I doubt if there was a pact between the Conservatives and Labour to "Quieten Down" Prime Minister's Questions this week. But an agreement that politicians should try to treat each other with a bit more respect would not entirely be a bad thing.
There are a number of reasons why public respect for politicians is at an extremely low level. Some of it is because of behaviour by some politicians which, alas, does not deserve respect, of which this was the most recent example.
However, most people involved in politics are not corrupt.
The point about a democracy is that we all have one vote and if democracy is working properly those voters who also stand and run for office should in a real sense be seen as the equals of those who participate only as voters. "Pravda" like subservience to political leaders and Paxman-style disdain are neither of them particlarly healthy because it impedes proper debate whether politicians are seen as superior or if they are treated with contempt (and all the more harmful if the contempt is deserved - although in that case it is the people who earned the contempt, not those who feel it, who should be blamed.)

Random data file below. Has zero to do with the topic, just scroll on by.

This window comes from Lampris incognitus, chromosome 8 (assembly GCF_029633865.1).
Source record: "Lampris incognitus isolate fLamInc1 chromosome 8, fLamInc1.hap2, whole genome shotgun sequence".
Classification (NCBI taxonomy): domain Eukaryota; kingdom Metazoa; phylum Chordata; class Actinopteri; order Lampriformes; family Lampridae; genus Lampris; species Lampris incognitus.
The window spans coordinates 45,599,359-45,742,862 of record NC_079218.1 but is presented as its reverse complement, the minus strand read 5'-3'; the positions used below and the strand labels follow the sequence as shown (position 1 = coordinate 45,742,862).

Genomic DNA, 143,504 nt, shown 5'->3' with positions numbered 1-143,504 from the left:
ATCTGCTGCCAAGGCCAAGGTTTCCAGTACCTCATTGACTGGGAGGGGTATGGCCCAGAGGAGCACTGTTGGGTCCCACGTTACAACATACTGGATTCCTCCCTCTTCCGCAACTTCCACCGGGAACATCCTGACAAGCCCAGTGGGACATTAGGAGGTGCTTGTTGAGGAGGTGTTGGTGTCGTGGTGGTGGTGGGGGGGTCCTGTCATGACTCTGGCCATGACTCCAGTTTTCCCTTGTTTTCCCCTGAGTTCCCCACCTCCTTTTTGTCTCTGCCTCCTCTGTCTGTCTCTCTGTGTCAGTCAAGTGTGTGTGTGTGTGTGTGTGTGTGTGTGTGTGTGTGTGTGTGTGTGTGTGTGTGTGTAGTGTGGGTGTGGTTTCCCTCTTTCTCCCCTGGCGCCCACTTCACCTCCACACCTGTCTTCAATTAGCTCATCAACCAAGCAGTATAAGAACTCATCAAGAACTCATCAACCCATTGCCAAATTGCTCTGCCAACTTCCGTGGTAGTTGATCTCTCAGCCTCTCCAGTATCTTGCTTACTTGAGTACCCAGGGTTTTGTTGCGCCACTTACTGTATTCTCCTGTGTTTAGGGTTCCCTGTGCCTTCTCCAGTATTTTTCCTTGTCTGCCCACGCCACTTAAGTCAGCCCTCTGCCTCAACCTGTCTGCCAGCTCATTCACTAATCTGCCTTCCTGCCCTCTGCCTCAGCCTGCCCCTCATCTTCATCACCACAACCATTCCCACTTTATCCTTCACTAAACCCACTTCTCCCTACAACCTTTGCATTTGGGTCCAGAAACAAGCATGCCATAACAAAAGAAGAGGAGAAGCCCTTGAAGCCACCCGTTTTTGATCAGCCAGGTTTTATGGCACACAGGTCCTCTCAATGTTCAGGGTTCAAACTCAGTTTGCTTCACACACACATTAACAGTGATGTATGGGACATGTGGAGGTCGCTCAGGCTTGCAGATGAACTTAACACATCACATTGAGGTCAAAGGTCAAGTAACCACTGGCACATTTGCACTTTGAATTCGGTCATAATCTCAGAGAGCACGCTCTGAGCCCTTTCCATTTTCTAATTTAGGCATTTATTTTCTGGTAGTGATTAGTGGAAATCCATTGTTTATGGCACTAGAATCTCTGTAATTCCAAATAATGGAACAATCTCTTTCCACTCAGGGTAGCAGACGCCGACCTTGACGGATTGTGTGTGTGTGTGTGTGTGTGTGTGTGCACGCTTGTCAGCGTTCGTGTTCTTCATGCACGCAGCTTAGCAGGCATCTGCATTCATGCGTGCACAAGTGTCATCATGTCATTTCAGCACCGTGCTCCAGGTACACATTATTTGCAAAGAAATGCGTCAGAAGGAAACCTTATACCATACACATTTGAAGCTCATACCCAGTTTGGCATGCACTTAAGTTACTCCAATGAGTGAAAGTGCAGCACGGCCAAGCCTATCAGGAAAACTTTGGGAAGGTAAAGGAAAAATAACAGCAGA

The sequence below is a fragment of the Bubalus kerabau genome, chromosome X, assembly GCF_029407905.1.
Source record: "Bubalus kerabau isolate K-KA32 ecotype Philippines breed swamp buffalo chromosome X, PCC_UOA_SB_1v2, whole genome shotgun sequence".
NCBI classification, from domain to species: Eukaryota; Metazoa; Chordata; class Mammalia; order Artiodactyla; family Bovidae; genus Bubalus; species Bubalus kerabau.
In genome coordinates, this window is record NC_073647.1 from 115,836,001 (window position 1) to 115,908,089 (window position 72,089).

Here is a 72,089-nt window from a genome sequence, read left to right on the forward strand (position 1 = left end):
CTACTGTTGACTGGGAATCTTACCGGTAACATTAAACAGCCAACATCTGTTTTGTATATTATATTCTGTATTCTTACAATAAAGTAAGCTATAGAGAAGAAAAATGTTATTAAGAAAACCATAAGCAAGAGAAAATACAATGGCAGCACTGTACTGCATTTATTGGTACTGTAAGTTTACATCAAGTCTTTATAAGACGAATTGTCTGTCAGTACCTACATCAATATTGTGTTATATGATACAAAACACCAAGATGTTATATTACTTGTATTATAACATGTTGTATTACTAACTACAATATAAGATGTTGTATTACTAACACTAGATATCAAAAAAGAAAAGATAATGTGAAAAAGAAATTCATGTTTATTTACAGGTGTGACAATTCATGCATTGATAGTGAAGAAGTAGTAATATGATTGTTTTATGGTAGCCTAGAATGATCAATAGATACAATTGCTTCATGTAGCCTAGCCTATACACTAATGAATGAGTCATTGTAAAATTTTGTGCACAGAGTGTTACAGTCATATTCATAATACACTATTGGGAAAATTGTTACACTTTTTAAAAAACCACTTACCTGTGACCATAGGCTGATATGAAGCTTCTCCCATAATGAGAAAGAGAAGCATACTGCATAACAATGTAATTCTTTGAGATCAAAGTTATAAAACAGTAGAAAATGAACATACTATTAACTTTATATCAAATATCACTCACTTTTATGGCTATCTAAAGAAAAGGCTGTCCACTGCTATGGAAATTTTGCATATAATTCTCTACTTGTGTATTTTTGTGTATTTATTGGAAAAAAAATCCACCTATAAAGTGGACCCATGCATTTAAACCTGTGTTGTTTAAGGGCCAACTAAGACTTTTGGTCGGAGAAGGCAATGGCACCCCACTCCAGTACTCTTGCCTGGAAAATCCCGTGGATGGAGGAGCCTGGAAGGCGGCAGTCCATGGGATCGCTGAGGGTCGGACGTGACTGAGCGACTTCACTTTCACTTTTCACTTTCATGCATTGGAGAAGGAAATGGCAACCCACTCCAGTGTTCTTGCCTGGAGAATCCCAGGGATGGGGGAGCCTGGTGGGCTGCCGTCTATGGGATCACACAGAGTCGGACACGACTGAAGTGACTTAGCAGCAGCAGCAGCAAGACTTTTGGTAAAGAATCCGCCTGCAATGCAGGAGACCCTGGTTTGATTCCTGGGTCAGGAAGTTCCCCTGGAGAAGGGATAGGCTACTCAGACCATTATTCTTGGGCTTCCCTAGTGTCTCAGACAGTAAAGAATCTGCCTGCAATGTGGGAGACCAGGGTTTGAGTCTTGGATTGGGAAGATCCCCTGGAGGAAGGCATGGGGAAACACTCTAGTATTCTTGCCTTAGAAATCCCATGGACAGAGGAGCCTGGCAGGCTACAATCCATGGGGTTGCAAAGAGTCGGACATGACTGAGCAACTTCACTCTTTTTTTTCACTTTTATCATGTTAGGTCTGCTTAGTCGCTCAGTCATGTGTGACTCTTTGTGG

Over Christmas John Rentoul wrote an amusing piece on the top misused fables which you can read
here. Another such fable, one of the late Bob Monkhouse's most amusing jokes - that the only time politicians tell the truth is when they are calling each other liars - is in my experience almost the reverse of the truth.
In both the parliamentary campaigns which I have fought, and in my local government experience, the time when otherwise largely honest politicians showed themselves least likely to be fair and truthful was when they were attacking their opponents.
Ever since Tony Blair and New Labour set out to systematically trash the reputations of their opponents, particularly their Conservative ones - one of two of whom deserved it, many of whom did not - the politics of personal destruction has dominated the language of political debate. And on, I'm afraid, all sides.
How can we expect the public to respect the people involved in politics if both the established political parties and "anti-politics" ones like UKIP are all constantly depicting our opponents as idiots or crooks?
Another good piece by John Rentoul over Christmas summarising some of the recent debate on this subject is
In the recent past political activists have felt they have to trash their opponents because the perception has been that it works. I'm not convinced that it still does as many voters seem to be sick of the nasty type of politics. Maybe it is time to try to get away from this sort of campaigning. Or at least to dial down the proportion of negative campaigning and restrict it to those who really deserve it.